Certainly, congressional action was disarming. The Senate unanimously passed the bill Tuesday establishing the federal holiday; the House followed suit Wednesday, 415 to 14.
In the wake of George Floyd’s death last year, the massive protests that erupted across the nation afterward, and the support for Black Lives Matter, it’s not a stretch that most national lawmakers would want to be seen as on the upside of the arc of justice, at least a little while.
After all, it wasn’t a heavy lift to vote for the new federal holiday.
Juneteenth is already a recognized holiday in 49 states and the District of Columbia; though only a handful, including Texas, provide a paid holiday for state employees. In 2020, a Harris poll indicated that two-thirds of Americans thought Juneteenth should be a national holiday, closing all non-essential federal government offices, halting stock market trading, and paying all federal government employees for their day off. Twitter, Nike, and the National Football League observe the day with a paid holiday.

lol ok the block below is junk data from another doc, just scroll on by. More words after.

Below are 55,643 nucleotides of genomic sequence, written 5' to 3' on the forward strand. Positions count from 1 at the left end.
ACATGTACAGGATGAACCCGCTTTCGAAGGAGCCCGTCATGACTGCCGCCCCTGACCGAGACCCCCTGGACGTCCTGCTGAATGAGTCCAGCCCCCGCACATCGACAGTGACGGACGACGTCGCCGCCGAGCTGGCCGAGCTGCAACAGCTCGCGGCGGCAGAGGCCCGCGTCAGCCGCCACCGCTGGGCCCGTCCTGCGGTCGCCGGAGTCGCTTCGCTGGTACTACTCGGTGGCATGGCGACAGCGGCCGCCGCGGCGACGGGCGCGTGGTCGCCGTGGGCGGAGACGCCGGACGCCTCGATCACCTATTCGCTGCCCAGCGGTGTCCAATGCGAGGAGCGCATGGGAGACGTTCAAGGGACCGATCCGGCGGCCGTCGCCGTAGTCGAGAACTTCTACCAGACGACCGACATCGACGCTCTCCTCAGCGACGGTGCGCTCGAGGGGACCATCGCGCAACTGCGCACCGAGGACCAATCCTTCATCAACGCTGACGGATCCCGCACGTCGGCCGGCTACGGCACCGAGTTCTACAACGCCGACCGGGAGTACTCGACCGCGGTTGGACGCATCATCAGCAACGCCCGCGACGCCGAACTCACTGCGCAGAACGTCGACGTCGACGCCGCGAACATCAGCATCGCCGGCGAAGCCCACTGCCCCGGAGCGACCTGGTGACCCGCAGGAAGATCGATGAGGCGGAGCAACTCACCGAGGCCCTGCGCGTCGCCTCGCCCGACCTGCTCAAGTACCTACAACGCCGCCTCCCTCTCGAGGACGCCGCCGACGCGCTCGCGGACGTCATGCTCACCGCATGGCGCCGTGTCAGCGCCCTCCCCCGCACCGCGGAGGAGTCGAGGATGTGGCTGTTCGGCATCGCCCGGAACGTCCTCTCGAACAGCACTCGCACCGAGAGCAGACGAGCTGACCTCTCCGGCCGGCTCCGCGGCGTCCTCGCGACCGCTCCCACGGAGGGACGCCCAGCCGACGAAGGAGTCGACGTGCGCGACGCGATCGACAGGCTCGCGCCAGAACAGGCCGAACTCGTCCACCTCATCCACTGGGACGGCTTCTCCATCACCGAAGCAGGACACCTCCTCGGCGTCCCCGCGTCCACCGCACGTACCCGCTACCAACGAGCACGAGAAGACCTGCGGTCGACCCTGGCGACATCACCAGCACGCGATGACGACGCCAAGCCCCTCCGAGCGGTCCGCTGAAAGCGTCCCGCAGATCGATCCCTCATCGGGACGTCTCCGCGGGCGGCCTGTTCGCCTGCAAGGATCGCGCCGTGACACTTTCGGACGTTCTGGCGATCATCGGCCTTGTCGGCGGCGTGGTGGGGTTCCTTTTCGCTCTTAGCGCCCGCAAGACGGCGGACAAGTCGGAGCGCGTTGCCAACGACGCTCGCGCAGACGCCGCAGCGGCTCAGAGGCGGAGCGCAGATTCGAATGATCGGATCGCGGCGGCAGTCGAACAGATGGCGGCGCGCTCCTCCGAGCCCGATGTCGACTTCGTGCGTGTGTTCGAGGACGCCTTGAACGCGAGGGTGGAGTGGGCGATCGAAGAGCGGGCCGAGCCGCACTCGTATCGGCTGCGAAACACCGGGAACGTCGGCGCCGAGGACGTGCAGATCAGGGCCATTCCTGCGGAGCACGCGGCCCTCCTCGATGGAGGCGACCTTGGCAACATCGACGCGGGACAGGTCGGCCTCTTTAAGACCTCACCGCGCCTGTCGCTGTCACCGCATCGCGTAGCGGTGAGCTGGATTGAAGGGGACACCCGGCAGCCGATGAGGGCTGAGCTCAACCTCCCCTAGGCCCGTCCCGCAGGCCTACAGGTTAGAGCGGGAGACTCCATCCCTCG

So the 14 Republican representatives who voted against Juneteenth scrambled to explain their “nay” votes.
In a statement, Rep. Matt Rosendale, Republican of Montana, laid the holiday at the feet of a U.S. history that is rooted in the centrality of slavery:
“This is an effort by the Left to create a day out of whole cloth to celebrate identity politics as part of its larger efforts to make Critical Race Theory the reigning ideology of our country. Since I believe in treating everyone equally, regardless of race, and that we should be focused on what unites us rather than our differences, I will vote no.”